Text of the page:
Teena’s passion for gardening is fueled by the knowledge that there will be enough new plants to try and different combinations of colors, forms, and textures to keep her curiosity satisfied until she’s in her 90s. The yearning for hardy new plants led her to travel to China in 2000 with eight other Alaskans on a seed-collecting expedition sponsored by the Alaska Rock Garden Society and generously assisted by Dan Hinkley. Anyone willing to endure 24 days of freezing temperatures at elevations from 12,000 to 15,000 feet, strange foods, the very real possibility of being thrown in jail if papers were found to be “questionable,” and nonstop commentary about such things as praying sheep—all for seed for tough new posies—has my undying respect. When the rock garden society gets brave enough to launch another expedition, I’m sure that Teena will be there, trekking across the misty slopes of the Andes in Chilean Patagonia, searching for promising plants for Alaska’s gardens.

While she has led the charge in experimenting with many new plants, including substantial numbers from the Ligularia, Astrantia, and Filipendula clans, the most unusual plants in her garden are the many vines that have been planted to cover trellises and an arbor. Alaska has no native vines, as long-time garden writer Lenore Hed-la has pointed out, so gardeners in most of the state can’t even think vine thoughts. Trying to take full advantage of Homer’s mild climate, Teena planted a number of varieties of Clematis alpina and C. macropetala, and much to her surprise they all lived and performed as she had hoped. A couple of different climbing monkshoods (Aconitum spp.) have also done well, along with the golden hops vine (Humulus lupulus Aureus’).


Pete was finally invited to play in the garden when Teena needed supports for her vines. Prior to that, his primary contribution had been cutting down trees, usually without Teena’s input. Despite having some difficulty “coming in as the backdrop guy,” his first project, a long section of trellis made from unpeeled spruce poles, was a success. Pleased to discover (after 19 years) that they could work together, Teena next invited Pete to help with the pond. They placed the pond as far as possible from the house and stocked it with goldfish to feed, hoping to lure the children into the garden, too. Given more artistic leeway after the success of his first structural undertaking, Pete came up with some fancy woodwork for the path in front of the pondside seat. With many songbirds flitting about, sunlight dancing off the water, and the heady clovelike scent of Primula florindae on the air, it seems as if a vision of paradise has been sparked.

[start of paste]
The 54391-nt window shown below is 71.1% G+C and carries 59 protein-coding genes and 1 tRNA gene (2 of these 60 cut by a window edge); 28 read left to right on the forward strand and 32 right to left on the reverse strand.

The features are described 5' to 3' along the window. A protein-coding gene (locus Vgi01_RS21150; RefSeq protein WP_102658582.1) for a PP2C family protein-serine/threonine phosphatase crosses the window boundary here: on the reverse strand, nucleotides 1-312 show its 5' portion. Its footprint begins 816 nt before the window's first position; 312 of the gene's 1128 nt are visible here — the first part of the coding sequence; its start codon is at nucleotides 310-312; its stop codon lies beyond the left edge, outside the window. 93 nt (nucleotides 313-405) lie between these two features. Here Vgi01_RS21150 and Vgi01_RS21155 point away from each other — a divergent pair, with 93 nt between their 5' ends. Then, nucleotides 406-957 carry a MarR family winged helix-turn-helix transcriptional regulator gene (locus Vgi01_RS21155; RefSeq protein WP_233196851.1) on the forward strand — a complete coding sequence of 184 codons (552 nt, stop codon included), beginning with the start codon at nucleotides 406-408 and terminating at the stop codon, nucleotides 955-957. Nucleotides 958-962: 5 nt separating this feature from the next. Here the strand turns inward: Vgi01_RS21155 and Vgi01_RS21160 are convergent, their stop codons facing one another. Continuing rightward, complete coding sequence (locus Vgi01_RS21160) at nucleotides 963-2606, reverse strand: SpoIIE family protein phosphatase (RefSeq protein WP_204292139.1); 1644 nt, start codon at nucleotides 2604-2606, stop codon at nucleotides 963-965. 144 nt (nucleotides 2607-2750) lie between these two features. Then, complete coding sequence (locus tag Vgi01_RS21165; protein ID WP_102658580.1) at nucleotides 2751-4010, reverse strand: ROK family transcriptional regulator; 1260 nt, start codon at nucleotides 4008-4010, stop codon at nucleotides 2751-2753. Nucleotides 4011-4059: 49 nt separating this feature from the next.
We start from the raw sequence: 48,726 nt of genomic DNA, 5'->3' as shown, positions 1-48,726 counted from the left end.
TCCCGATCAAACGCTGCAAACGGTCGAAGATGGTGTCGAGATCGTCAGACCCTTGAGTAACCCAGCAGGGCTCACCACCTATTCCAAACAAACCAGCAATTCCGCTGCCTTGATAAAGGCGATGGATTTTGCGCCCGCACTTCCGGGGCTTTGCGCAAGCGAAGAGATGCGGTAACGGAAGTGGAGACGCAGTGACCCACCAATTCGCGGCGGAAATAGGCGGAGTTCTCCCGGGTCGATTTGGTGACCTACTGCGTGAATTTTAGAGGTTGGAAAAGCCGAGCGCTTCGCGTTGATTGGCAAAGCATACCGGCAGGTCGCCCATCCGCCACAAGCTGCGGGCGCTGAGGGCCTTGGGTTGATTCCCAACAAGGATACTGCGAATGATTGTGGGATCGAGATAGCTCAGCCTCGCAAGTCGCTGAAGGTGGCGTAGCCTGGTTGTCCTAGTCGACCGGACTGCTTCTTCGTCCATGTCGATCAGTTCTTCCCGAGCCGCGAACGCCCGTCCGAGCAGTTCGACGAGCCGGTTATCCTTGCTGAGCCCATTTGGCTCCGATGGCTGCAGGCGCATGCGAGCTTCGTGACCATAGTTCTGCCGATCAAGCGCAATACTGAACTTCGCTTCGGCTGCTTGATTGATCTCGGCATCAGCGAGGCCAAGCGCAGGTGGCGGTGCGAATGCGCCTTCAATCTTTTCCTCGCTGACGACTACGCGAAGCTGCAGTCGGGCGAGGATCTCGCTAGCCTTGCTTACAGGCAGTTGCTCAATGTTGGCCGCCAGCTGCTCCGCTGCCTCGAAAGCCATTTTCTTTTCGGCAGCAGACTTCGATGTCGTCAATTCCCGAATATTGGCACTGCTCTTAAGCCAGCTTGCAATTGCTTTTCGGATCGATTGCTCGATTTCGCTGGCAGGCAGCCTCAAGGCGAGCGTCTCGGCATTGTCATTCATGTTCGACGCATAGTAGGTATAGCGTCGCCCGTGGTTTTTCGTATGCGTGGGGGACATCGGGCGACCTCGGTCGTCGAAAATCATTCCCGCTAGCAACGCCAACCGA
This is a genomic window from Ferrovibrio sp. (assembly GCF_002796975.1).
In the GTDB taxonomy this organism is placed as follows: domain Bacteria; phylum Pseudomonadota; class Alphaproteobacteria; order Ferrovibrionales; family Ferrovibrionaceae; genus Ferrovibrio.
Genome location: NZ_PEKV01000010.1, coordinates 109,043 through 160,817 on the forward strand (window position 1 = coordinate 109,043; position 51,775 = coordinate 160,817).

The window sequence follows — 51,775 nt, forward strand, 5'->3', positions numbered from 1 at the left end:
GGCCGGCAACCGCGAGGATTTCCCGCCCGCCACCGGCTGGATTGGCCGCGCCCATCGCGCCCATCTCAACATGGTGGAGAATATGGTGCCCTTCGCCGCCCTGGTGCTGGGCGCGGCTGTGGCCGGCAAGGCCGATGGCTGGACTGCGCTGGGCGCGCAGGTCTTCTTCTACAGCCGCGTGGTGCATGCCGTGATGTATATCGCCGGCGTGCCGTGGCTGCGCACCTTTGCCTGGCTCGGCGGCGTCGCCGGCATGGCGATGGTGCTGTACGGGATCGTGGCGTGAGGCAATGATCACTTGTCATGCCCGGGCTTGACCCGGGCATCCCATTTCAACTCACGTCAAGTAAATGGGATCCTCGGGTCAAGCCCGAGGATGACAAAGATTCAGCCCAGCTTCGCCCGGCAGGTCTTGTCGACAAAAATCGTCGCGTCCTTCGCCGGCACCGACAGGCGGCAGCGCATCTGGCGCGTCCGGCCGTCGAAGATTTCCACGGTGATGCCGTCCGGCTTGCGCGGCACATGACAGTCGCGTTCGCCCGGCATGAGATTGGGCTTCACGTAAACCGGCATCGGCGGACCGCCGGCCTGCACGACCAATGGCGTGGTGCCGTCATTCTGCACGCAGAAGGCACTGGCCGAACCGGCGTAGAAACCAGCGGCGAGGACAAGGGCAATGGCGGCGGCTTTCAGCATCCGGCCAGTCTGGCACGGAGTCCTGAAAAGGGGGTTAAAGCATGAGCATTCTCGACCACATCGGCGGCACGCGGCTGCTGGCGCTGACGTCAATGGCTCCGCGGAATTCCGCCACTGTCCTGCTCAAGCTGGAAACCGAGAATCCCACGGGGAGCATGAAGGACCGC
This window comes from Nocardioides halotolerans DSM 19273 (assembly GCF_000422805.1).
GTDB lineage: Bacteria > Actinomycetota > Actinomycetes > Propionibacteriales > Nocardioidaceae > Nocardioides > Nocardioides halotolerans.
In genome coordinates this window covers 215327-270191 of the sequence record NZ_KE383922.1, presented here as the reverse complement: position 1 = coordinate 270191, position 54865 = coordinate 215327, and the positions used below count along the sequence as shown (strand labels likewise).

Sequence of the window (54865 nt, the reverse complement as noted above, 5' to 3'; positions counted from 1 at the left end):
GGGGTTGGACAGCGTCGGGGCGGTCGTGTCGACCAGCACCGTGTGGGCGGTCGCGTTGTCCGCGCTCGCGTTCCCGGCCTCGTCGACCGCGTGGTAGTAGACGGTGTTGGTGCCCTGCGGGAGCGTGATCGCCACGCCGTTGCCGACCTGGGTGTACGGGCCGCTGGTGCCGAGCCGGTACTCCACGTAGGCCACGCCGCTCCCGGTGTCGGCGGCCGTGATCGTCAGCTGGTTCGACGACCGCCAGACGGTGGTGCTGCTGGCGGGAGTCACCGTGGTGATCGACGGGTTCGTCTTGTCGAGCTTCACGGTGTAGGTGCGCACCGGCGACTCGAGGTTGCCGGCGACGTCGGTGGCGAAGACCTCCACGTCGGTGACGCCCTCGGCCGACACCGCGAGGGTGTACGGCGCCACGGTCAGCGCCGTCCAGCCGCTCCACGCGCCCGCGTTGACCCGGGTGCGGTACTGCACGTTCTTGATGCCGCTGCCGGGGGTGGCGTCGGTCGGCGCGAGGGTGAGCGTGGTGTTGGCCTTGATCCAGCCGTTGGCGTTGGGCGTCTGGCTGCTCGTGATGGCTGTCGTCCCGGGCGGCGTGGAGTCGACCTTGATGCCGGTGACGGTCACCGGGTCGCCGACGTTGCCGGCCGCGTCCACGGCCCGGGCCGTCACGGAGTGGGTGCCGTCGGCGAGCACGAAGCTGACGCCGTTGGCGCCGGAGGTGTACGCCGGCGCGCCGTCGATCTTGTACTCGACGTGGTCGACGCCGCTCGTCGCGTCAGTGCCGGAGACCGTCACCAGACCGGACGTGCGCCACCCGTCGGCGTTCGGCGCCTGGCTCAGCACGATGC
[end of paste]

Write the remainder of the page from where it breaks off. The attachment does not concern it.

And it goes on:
Backing up the pond is the garden’s most intriguing structure, the three-sided arbor. That’s what Teena wanted, because four sides would be “too heavy.” Although Pete at first thought that such an arbor would be impossible to build, by getting what he describes as “a mechanical advantage on it” he was able to pull it off. The supporting columns are wire-wrapped wooden water pipe that came from Dutch Harbor. The trick was to place two of them so close together that they appear to be one.

On his voyages to the villages of the Aleutians and western Alaska, Pete has had the opportunity to claim quite a number of artifacts for the garden, which then provide a link back to the greater landscape. All sorts of unusual objects can be found among the plants, including a couple of walrus oosiks, a mammoth tusk, a whale skull, and petrified wood from Unga Island.

While the garden is very much Teena’s construction, it reflects the balance between the passions of a man of the sea and a woman of the earth. How appropriate that it-would be located at land’s end. H